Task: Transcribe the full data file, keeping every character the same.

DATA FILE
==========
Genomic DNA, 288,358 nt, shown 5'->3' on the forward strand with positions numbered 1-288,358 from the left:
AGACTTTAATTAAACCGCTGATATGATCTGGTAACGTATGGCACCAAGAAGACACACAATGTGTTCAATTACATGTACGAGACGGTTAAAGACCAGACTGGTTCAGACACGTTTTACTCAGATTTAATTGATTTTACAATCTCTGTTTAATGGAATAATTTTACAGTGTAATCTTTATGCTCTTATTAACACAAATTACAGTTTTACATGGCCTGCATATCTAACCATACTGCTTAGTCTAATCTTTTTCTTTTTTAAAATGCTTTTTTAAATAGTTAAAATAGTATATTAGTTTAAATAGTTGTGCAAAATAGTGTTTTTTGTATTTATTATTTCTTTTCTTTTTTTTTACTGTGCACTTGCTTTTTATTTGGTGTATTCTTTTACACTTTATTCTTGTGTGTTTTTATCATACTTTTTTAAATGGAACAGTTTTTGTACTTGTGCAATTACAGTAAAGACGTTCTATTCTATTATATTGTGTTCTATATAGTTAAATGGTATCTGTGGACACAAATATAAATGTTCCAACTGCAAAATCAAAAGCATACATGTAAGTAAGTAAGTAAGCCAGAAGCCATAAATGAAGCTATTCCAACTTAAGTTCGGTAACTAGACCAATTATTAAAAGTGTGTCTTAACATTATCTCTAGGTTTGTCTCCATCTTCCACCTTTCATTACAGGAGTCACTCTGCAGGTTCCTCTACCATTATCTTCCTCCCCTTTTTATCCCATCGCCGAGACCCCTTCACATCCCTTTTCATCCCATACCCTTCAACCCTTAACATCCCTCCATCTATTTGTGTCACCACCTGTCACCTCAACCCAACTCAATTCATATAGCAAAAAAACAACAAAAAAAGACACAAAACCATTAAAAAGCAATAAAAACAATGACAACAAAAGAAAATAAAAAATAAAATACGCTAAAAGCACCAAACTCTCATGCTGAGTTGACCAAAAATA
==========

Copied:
Genomic DNA, 288,358 nt, shown 5'->3' on the forward strand with positions numbered 1-288,358 from the left:
AGACTTTAATTAAACCGCTGATATGATCTGGTAACGTATGGCACCAAGAAGACACACAATGTGTTCAATTACATGTACGAGACGGTTAAAGACCAGACTGGTTCAGACACGTTTTACTCAGATTTAATTGATTTTACAATCTCTGTTTAATGGAATAATTTTACAGTGTAATCTTTATGCTCTTATTAACACAAATTACAGTTTTACATGGCCTGCATATCTAACCATACTGCTTAGTCTAATCTTTTTCTTTTTTAAAATGCTTTTTTAAATAGTTAAAATAGTATATTAGTTTAAATAGTTGTGCAAAATAGTGTTTTTTGTATTTATTATTTCTTTTCTTTTTTTTTACTGTGCACTTGCTTTTTATTTGGTGTATTCTTTTACACTTTATTCTTGTGTGTTTTTATCATACTTTTTTAAATGGAACAGTTTTTGTACTTGTGCAATTACAGTAAAGACGTTCTATTCTATTATATTGTGTTCTATATAGTTAAATGGTATCTGTGGACACAAATATAAATGTTCCAACTGCAAAATCAAAAGCATACATGTAAGTAAGTAAGTAAGCCAGAAGCCATAAATGAAGCTATTCCAACTTAAGTTCGGTAACTAGACCAATTATTAAAAGTGTGTCTTAACATTATCTCTAGGTTTGTCTCCATCTTCCACCTTTCATTACAGGAGTCACTCTGCAGGTTCCTCTACCATTATCTTCCTCCCCTTTTTATCCCATCGCCGAGACCCCTTCACATCCCTTTTCATCCCATACCCTTCAACCCTTAACATCCCTCCATCTATTTGTGTCACCACCTGTCACCTCAACCCAACTCAATTCATATAGCAAAAAAACAACAAAAAAAGACACAAAACCATTAAAAAGCAATAAAAACAATGACAACAAAAGAAAATAAAAAATAAAATACGCTAAAAGCACCAAACTCTCATGCTGAGTTGACCAAAAATA